“Brian Burke has finally had a stake driven through his heart,” an observer of Wild West politics told Crikey today.

Are they going for a record for the number of ministers going in the shortest number of days? Whatever the case, the sacking of Western Australia’s Small Business Minister Norm Marlborough has exposed yet again the weakness of the Carpenter Labor government.

Marlborough got the boot after secret Corruption and Crime Commission phone taps – transcripts here and (not work safe) audio here – revealed he had lied about his dealings with disgraced former premier Brian Burke.

Marlborough and Burke could now both face perjury charges.

In August, the then police minister John D’Orazio went after video surveillance showed him meeting a person of interest to the CCC. Education Minister Ljiljanna Ravlich is just hanging onto her job after the CCC revealed her department failed to adequately pursue sex allegations against teachers.

Premier Alan Carpenter had faced fierce criticism for appointing Marlborough to the ministry.

WA Business News has commented: “Labor more than the Liberals appear to specialise in employing family and friends, factional pals and/or ideological ‘blood brothers and/or sisters’. Ministerial staffing appears to be the honey pot that too many relatives, pals and ideological buddies see as their rightful spoils of office.”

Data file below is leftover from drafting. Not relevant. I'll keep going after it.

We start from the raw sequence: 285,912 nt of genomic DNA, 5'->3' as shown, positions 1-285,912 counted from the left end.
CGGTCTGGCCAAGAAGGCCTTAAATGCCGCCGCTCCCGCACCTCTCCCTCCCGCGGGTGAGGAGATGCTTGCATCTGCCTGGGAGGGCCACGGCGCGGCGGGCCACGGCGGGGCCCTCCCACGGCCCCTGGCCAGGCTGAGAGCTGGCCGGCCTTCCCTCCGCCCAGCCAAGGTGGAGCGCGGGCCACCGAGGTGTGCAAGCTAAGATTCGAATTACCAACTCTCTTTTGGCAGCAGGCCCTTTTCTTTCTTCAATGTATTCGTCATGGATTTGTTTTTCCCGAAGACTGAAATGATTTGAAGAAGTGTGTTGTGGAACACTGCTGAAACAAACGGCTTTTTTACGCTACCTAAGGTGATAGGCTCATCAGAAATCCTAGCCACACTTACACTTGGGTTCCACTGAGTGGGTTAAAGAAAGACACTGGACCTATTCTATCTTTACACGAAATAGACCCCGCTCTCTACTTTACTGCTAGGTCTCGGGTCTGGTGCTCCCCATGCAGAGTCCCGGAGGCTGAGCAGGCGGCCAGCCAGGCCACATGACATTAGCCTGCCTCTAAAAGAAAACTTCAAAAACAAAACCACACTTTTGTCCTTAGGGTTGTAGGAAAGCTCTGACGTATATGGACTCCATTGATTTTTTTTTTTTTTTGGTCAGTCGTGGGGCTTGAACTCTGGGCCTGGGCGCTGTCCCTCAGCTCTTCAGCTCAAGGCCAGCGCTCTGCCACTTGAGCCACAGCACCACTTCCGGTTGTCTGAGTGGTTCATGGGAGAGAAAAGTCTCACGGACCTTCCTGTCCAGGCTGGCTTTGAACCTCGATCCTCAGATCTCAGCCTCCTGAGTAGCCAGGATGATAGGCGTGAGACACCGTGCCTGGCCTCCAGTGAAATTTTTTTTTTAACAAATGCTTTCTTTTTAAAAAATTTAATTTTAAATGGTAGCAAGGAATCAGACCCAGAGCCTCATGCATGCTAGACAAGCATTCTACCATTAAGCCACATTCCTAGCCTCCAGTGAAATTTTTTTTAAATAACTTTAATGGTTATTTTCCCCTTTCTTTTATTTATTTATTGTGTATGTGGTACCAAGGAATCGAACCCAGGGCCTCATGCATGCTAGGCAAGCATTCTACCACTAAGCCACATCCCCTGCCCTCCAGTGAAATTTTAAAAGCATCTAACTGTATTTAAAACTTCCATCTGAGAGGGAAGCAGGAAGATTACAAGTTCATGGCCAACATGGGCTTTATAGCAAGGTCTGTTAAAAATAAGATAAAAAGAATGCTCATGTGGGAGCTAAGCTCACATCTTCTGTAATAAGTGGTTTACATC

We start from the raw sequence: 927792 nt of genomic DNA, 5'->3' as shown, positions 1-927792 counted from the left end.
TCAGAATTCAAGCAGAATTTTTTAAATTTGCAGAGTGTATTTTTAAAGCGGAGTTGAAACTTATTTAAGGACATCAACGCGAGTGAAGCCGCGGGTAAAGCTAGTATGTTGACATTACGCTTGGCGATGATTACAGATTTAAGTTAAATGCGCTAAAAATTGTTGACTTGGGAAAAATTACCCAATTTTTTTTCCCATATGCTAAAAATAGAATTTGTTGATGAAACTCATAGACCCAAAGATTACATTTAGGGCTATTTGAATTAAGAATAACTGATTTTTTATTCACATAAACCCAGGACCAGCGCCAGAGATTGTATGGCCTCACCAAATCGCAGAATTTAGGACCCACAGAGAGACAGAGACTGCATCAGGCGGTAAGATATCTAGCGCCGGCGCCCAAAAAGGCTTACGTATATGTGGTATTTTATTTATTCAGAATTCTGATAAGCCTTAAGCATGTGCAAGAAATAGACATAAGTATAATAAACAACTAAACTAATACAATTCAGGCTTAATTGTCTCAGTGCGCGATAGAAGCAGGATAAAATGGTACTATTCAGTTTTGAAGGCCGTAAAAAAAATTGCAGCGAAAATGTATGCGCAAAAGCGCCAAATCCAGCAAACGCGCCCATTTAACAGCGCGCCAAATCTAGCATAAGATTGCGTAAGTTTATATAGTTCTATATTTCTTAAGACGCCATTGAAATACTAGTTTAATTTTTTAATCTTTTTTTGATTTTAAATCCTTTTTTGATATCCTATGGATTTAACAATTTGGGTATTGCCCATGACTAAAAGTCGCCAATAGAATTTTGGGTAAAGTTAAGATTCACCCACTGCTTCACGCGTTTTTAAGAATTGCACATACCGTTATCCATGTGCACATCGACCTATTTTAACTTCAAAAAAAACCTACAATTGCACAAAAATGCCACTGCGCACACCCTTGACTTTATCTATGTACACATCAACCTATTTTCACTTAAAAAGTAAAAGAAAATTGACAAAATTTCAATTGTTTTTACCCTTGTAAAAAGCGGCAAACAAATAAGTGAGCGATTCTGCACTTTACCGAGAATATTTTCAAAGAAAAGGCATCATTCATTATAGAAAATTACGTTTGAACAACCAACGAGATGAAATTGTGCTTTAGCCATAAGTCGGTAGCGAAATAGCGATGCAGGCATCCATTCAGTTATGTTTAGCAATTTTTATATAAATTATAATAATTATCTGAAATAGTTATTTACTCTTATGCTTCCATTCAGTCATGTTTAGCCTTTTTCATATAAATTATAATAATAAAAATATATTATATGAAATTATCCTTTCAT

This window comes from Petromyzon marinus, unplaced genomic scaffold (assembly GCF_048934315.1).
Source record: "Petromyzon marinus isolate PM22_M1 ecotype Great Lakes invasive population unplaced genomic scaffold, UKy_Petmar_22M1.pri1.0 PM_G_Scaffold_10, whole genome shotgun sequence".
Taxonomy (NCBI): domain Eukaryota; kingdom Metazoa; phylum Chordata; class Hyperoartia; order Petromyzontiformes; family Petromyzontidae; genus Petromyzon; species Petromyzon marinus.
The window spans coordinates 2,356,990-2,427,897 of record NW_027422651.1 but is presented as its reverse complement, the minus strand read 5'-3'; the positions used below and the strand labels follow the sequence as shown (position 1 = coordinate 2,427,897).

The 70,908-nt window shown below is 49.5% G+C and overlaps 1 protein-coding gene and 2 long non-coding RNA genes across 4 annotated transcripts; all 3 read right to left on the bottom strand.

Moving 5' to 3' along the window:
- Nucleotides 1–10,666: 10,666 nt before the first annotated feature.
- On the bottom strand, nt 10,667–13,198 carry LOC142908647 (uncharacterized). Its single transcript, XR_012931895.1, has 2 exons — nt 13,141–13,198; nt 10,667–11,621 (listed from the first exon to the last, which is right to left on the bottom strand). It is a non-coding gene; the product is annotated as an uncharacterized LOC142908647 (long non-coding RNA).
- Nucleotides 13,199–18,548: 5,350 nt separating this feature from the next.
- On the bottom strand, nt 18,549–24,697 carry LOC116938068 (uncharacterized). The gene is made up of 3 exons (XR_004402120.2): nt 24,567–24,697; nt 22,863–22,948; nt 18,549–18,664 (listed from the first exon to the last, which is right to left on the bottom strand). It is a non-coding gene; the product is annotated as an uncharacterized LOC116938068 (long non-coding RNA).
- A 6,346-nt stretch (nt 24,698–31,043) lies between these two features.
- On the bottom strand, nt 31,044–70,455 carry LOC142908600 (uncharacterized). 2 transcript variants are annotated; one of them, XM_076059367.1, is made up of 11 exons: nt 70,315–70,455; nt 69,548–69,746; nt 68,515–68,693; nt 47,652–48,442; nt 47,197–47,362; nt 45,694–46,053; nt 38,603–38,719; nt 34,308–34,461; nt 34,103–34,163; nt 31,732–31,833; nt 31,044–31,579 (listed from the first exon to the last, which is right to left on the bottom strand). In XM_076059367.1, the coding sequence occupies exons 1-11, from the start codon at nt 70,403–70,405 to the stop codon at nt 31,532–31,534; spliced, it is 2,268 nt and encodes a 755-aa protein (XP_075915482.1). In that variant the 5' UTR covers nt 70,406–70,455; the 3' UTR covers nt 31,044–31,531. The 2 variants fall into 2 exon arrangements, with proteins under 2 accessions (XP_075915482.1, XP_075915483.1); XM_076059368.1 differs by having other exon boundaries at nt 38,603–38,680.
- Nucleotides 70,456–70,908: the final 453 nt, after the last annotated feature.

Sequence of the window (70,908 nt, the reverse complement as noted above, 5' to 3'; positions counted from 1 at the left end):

The problem is not restricted to ministerial offices. It appears to reach right up to a Cabinet level. Mal-administration may also be a problem for the public service. The West Australian today reports comments by CCC lawyer Stephen Hall:

He also warned that some witnesses who had testified would be recalled because they had been “less than frank”. They should not “aggravate their position by continuing to maintain a false story”.

“The commission is investigating whether senior public officers have engaged in serious abuses of power in a range of other matters not restricted to Smiths Beach,” Mr Hall said.

“These broader investigations have occupied the commission for some time and have involved the collection of information that supports the proposition that serious misconduct by public officers has, may have, or is occurring.”

Mr Hall said anyone who had given evidence but now wished to change their testimony would be given “sympathetic consideration”. But the CCC refused to say whether they could be offered indemnity from criminal prosecution

It may be too late for Labor – not that they didn’t have a warning.

Back when Geoff Gallop left, the Weekend Australian reported: “Political sources said the struggle with Burke’s continuing presence in the halls of power was a factor in the depression that led the factionally-unaligned Gallop to resign.”

Peter Fray

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